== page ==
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Randomized control trial with intravenous dexmedetomidine and intravenous clonidine using bupivacaine in spinal anesthesia in lower abdominal surgeries

 Department of Anaesthesia, Sri Siddhartha Medical College, Tumkur, Karnataka, India

Correspondence Address:
T. K. Krishna Murthy,
Kuvempu Nagar, Gubbi, Tumkur - 572 216, Karnataka
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Source of Support: None, Conflict of Interest: None

DOI: 10.4103/aer.AER_8_20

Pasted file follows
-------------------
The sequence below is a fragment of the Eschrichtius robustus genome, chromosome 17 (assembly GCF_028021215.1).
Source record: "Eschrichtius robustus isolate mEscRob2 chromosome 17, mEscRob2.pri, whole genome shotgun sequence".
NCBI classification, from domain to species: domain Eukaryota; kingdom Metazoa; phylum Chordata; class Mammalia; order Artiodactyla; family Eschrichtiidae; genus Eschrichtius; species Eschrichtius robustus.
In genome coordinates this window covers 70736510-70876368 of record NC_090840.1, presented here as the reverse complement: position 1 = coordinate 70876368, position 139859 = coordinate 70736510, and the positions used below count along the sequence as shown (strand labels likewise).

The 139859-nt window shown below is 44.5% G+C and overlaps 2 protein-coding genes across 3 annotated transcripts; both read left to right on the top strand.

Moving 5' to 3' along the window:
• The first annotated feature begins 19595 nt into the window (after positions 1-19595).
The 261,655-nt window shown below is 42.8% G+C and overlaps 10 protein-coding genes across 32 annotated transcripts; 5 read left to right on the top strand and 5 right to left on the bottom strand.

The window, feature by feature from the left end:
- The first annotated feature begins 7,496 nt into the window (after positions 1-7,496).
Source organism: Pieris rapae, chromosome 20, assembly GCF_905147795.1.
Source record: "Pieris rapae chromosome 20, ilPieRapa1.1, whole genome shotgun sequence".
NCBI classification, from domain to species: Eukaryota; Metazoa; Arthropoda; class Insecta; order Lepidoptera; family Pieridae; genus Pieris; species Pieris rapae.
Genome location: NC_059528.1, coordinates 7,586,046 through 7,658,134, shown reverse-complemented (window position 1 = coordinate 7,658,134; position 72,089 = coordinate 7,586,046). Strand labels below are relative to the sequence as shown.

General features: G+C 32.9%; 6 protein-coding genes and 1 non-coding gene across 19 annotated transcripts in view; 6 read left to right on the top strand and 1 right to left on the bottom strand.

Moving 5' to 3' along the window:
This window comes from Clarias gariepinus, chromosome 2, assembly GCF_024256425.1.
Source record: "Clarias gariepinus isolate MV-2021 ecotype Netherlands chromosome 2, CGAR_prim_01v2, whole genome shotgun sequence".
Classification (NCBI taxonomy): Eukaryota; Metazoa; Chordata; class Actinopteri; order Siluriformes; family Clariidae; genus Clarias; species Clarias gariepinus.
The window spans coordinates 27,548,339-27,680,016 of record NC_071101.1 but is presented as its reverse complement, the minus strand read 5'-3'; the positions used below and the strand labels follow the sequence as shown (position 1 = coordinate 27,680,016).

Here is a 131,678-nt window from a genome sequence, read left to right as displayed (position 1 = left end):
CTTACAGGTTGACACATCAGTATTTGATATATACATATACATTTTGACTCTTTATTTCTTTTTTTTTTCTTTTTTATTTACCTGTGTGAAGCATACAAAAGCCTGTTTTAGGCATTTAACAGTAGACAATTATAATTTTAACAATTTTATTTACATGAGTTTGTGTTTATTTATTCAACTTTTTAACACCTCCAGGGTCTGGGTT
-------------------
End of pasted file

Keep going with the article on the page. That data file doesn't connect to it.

Background: In recent years, several adjuvants have been used to prolong the duration of the subarachnoid block. These adjuvants have either been used via intrathecal route or intravenous route. Dexmedetomidine and clonidine have been used as adjuvants to local anesthetic drugs by intrathecal, epidural, caudal, intravenous routes, and for peripheral nerve blocks. In this study, we endeavored at finding the efficacy of dexmedetomidine and clonidine in improving the analgesia quality and duration of the subarachnoid block. Setting and Design: A prospective double-blind randomized control trial comprising seventy patients posted for elective lower abdominal surgeries. Materials and Methods: Seventy patients were selected at random and were allocated to two groups of 35 each. In Group C, the patients received 0.5% hyperbaric bupivacaine with Clonidine 1.0 μ−1 intravenously. In Group D, the patients received 0.5% hyperbaric bupivacaine with Dexmedetomidine 0.5 μ−1 intravenously. Perioperatively, heart rate, systolic blood pressure, diastolic blood pressure, mean arterial pressure, and oxygen saturation were recorded and documented every 5 min till the end of surgery. Time of onset, level of sensory blockade, and duration of the sensory blockade were recorded. Motor block was assessed using the Modified Bromage scale. Data validation and analysis were carried out using the SPSS version 11. All the values ofP < 0.05 were considered statistically significant. Results: Time of onset of sensory blockade in the clonidine group was 3.46 ± 1.13 min and in the dexmedetomidine group was 2.93 ± 1.34 min (P < 0.05). The time of onset of motor block in the clonidine group was 4.17 ± 1.62 and in the dexmedetomidine group was 3.67 ± 1.51 min (P < 0.05). Time for two segment regressions of sensory block in clonidine group was 128.67 ± 14.53 min and in dexmedetomidine group was 136.31 ± 12.54 min (P < 0.05). Time of regression of motor block to the Modified Bromage Level 1 in clonidine group was 148.76 ± 19.65 min and in dexmedetomidine group was 145.76 ± 15.37 min (P < 0.05). Conclusion: The use of intravenous dexmedetomidine perioperatively prolongs the duration of sensory and motor block significantly when compared to intravenous clonidine.

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